Not All Heroes Wear Capes
“I believe love is the seed put in my heart to give to others. If I don’t close my eyes to suffering, God will bless me.”
‒ Gentil, 2017 Graduate in Rwanda
What a time it would be if, instead of idolizing those with big muscles, fancy cars and expensive homes, we admired those who had the exact opposite. More specifically, people who didn’t want any of the aforementioned items. All they wanted was a way to survive. To overcome the horror of their reality to live a life they believed was worth living. What if we looked up to people like Gentil, a young Rwandan boy whom you’ve never met but likely won’t forget.
When Gentil’s mother passed away from complications delivering her fourth child, a daughter whom she named Delphine, Gentil was only 11 years old. His father’s death, mere months before Delphine was born, left him the eldest man of the house. Now, without his mother’s help, he quickly became full-time caretaker and provider for his three siblings: 5-year old twins, Jean Claude and Claudine, and newborn Delphine. A profound circumstance many adults would be hard-pressed to fathom.
With little direction but intense intuition, Gentil did what he needed to do to keep his household alive. He set out into the streets of his Rwandan village, wandering and begging to local community members. He pushed bikes of crops to market and often volunteered himself for labor intensive jobs on farms to bring home whatever he could to feed his family at least one meal a day. Luckily, during this time, a family friend stepped in to care for baby Delphine, but she returned her to Gentil after three years.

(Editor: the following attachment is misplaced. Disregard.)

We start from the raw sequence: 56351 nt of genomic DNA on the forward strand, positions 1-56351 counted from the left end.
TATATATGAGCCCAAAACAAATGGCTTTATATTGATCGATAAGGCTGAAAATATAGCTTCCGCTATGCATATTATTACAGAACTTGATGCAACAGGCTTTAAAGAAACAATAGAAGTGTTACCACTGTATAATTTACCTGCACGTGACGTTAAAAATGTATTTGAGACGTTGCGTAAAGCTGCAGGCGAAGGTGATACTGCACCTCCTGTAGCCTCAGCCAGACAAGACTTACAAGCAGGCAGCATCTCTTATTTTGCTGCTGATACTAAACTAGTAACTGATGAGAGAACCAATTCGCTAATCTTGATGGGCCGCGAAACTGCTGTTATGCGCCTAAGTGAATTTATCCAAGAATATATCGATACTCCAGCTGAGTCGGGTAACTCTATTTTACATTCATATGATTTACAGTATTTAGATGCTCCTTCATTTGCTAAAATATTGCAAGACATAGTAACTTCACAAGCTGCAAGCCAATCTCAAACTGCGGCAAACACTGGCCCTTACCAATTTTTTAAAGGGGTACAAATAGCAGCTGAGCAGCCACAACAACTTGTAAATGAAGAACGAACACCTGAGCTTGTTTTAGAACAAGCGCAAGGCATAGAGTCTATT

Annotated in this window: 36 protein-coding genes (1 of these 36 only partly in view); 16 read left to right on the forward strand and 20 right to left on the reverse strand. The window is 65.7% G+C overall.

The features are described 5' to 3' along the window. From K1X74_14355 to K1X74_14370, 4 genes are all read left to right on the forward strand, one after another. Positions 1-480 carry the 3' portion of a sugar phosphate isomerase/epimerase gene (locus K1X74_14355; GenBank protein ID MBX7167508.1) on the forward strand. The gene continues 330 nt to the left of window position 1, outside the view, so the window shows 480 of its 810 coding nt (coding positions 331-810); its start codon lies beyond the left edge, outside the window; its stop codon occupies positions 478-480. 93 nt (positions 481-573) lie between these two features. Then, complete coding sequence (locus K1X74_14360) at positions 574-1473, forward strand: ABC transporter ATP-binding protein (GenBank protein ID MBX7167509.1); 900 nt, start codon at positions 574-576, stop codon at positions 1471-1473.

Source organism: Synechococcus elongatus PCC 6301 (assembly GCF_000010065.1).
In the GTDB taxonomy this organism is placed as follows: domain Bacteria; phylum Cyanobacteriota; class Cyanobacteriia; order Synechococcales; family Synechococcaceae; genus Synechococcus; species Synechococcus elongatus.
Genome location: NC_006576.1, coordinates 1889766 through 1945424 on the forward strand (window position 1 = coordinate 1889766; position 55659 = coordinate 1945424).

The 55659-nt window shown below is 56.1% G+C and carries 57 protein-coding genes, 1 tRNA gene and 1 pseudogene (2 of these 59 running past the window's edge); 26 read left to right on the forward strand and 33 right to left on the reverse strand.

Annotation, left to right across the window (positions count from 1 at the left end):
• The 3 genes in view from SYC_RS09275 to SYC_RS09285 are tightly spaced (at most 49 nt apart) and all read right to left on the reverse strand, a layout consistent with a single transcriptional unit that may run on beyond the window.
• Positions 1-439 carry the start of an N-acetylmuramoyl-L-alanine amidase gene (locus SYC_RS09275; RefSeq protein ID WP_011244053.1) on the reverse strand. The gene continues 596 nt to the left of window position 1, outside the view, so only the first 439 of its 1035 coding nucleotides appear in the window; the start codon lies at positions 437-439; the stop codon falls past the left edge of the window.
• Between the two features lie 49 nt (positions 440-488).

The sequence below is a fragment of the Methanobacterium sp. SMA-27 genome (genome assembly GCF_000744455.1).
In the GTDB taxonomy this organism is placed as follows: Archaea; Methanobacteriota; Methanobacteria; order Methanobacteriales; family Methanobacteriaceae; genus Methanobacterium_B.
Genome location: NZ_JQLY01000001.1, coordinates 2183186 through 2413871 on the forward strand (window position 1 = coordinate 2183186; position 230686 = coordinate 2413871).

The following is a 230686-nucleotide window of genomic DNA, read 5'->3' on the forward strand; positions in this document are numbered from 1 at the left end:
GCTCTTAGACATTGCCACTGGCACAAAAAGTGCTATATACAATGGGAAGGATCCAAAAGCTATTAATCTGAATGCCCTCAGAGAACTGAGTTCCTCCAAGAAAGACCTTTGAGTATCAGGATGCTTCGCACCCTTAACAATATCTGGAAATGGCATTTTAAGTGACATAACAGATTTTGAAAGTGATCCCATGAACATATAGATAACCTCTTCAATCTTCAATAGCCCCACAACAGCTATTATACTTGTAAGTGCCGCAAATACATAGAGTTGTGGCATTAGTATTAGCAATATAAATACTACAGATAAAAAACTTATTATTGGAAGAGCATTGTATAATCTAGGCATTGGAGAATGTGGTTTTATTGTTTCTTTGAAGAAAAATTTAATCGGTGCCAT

Although happy to have his sister with him again, he quickly became overwhelmed with the responsibility of caring for a toddler, especially one who wouldn’t stop crying. It didn’t take long for Gentil to learn why: baby Delphine was sick. As a orphan without funds or access to proper medical care, Gentil felt useless. He inquired with others on how to maneuver the healthcare system with no avail and became desperate to help Delphine.
After years of living in poverty, Gentil joined the Zoe Empowers program in early 2015 and was immediately comforted by the community of children in his empowerment group who were just like him. For the first time in his life, he could relate with others and didn’t feel so painfully alone. His group called themselves “Intwari”, a Kinyarwanda word meaning hero.
In the first few months of the program, Gentil’s group gave him a pig to start him on his journey toward food security, the first major area of poverty Zoe Empowers covers. “I was so happy,” recalled Gentil. “I never dreamed I could have a pig.”
The Intwari group collectively purchased and traded animals amongst themselves, with help from a small grant from Zoe Empowers, which led Gentil to also acquire a hen. His hen laid eggs, which grew to be six chickens. Gentil began to sell his healthy farm animals at market and earned enough to buy new school uniforms for his siblings, in addition to supplying his family with more regular meals. And this was just four months into the Zoe Empowers program!